On Sundays they send out a round up of great articles from the week. These are from a range of publications and each article comes with an intro/commentary on why it makes an interesting read. Again the long-form intelligent writing really gives the articles context. A recommended business read.
Top Tip — Curate Your Content Sources Regularly
Now I’ve identified that I want to work on having great sources of content at my fingertips I’ve also started to think about how I can make that happen.
One thing this had lead me to do is to start using my feedly account more.
When I set it up I just searched for broad topics and followed those. Which is great to start off with but I’ve found that over time I’ve checked it less and less.
Now I’ve realised that actively curating my content sources is a quick and easy way to make sure I can discover as much quality content as possible.
I started with a good clean up of the topics I was following. Some I just took out all together. Others I went through and had a look at each source within the topic. Had I read anything from this publication or blog in the last few months? Did anything on the list from them look relevant? I took out ones that I realised I was constantly skipping over anyway.
I took the super simple step of rearranging my follow list to reflect how I want to browse content when I have a moment to read. I’ve put a collection of my current favourite blogs at the top, followed by news sources and then areas like social media and content marketing.
And finally I’ve developed a new habit. Every time I read a blog article that I like I hop over to feedly and add the blog into my account. This has been great for discovering new content from people whose writing I really enjoy.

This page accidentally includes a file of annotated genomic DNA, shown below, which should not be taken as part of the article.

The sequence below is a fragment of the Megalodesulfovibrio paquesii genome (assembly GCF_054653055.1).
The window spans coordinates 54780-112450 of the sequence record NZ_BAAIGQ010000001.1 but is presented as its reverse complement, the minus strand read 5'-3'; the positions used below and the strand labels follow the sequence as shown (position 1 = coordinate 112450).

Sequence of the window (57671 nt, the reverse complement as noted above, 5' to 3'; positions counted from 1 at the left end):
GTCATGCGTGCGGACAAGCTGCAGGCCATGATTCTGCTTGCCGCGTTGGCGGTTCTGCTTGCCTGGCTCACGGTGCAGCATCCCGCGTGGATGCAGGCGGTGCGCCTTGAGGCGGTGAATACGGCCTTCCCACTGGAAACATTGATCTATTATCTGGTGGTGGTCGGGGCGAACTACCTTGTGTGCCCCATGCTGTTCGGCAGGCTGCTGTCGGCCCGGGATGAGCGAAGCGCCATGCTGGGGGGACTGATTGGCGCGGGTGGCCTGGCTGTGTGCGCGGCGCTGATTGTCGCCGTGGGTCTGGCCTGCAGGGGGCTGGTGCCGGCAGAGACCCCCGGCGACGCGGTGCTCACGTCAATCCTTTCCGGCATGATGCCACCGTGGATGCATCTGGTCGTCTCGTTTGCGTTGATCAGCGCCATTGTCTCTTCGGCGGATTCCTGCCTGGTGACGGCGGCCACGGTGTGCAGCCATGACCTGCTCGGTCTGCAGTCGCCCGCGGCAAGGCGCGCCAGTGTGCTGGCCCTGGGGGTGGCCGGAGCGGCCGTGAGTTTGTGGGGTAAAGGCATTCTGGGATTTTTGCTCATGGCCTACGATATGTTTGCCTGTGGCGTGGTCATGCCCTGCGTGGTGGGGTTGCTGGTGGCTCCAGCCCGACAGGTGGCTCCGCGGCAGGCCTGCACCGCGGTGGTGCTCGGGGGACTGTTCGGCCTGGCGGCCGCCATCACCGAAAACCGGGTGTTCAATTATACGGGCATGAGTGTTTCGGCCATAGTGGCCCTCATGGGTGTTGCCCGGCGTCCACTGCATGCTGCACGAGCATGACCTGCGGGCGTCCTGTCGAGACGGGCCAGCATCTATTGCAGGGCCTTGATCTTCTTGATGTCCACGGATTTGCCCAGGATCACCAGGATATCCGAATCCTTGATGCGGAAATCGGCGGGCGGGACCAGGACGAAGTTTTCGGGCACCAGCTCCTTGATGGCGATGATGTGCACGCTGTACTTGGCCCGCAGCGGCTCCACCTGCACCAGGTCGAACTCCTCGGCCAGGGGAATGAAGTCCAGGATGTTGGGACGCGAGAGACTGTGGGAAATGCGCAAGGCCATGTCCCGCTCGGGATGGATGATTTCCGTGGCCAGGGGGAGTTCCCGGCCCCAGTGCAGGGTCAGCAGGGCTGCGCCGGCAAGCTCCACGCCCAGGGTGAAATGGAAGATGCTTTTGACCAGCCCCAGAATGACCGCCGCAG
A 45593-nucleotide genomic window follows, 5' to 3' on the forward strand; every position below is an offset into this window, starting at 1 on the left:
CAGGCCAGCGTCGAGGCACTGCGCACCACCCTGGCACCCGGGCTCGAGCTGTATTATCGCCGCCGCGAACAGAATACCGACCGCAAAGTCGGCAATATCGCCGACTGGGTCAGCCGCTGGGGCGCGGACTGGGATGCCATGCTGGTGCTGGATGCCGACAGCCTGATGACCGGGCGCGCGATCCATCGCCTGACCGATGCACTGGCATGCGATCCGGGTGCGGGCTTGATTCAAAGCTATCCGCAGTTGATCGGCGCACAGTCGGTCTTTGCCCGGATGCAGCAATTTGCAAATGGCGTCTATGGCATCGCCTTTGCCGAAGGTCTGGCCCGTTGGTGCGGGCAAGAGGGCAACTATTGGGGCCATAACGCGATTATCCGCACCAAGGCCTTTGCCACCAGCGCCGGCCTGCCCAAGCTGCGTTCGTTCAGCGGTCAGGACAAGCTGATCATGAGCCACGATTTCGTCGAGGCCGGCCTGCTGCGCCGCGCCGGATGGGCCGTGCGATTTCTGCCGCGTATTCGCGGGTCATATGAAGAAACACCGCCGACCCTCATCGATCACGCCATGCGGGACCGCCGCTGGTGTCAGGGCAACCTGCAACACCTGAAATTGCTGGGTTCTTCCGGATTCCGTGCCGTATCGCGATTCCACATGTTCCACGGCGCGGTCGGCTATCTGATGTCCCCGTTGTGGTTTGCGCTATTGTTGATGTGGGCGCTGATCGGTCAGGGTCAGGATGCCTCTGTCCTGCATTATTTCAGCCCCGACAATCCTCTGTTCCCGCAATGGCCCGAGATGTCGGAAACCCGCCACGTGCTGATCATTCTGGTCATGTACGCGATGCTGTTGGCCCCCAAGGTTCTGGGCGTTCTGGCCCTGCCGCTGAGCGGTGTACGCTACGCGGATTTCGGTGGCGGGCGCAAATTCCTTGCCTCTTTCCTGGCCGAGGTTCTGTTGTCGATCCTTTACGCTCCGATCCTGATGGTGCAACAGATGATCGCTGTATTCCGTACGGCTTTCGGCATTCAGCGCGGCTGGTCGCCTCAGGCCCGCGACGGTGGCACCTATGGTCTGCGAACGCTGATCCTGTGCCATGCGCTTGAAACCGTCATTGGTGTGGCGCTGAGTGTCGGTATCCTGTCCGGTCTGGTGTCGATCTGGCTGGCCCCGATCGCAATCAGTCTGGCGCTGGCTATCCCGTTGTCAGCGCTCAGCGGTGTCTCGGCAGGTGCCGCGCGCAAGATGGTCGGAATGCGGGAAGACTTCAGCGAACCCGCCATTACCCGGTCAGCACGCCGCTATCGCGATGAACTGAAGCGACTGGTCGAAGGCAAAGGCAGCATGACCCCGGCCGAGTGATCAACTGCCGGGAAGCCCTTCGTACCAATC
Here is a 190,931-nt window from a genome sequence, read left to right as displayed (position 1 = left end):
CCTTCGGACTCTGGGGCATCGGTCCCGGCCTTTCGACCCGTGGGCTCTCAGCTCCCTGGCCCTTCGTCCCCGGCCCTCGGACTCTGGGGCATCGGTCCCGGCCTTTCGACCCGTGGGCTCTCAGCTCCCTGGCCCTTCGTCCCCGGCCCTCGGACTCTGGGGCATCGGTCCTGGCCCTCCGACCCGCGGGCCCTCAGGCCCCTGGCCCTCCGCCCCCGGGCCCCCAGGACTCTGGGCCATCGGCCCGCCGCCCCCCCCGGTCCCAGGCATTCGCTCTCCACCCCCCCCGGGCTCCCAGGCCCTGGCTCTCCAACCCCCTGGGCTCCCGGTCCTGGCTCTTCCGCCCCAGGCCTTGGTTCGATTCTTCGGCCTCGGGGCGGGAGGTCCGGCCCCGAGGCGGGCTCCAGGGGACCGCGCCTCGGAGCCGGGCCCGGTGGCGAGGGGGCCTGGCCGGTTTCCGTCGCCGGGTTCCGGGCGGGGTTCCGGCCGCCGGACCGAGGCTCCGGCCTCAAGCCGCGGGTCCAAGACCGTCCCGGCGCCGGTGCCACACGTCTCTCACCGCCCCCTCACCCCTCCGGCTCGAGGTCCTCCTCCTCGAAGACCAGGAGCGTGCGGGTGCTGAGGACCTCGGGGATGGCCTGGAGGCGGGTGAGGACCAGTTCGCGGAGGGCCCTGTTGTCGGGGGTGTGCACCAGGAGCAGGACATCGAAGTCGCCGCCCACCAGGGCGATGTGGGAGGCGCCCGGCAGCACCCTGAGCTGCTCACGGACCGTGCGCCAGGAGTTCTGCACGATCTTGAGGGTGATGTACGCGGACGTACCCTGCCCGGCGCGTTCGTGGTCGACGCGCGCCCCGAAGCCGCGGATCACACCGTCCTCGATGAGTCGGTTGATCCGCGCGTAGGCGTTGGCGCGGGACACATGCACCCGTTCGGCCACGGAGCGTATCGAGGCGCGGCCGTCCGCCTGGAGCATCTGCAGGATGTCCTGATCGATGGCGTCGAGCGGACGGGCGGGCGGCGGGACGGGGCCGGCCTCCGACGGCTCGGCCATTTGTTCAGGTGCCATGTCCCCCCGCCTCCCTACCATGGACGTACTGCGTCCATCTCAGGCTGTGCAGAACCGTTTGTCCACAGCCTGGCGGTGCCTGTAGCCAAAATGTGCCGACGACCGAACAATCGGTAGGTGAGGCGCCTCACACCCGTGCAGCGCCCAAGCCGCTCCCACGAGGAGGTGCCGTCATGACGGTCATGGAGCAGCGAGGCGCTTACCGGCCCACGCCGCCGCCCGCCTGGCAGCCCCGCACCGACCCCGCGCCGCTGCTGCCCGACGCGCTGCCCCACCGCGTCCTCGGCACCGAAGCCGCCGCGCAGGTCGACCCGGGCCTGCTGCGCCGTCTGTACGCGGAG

Please let me know your tips for discovering new content and what blogs/newsletters and other content sources you can’t live without.
When I taught English as a foreign language I was horrified at the start of my first year when one of the teachers I worked with taught his students the phrase ‘winging it’ in the context of him ‘winging’ his lesson with them as he hadn’t prepared. When I first started teaching I would never had done that, how could I wing it when I had a class full of students looking at me expecting a planned lesson?
However towards the end of the teaching year I found myself there. I was the one winging it. I’d done countless marking and written evaluations that week — and other such excuses for these situations — and there I was, stood in front of my class with a chunk of lesson time remaining. I looked at them, I glanced at our lesson topics and then… then my lesson really did fly. Instead of stalling or resorting to just chatting with my students I taught a revision segment on comparative adjectives which was still going strong when the bell rang.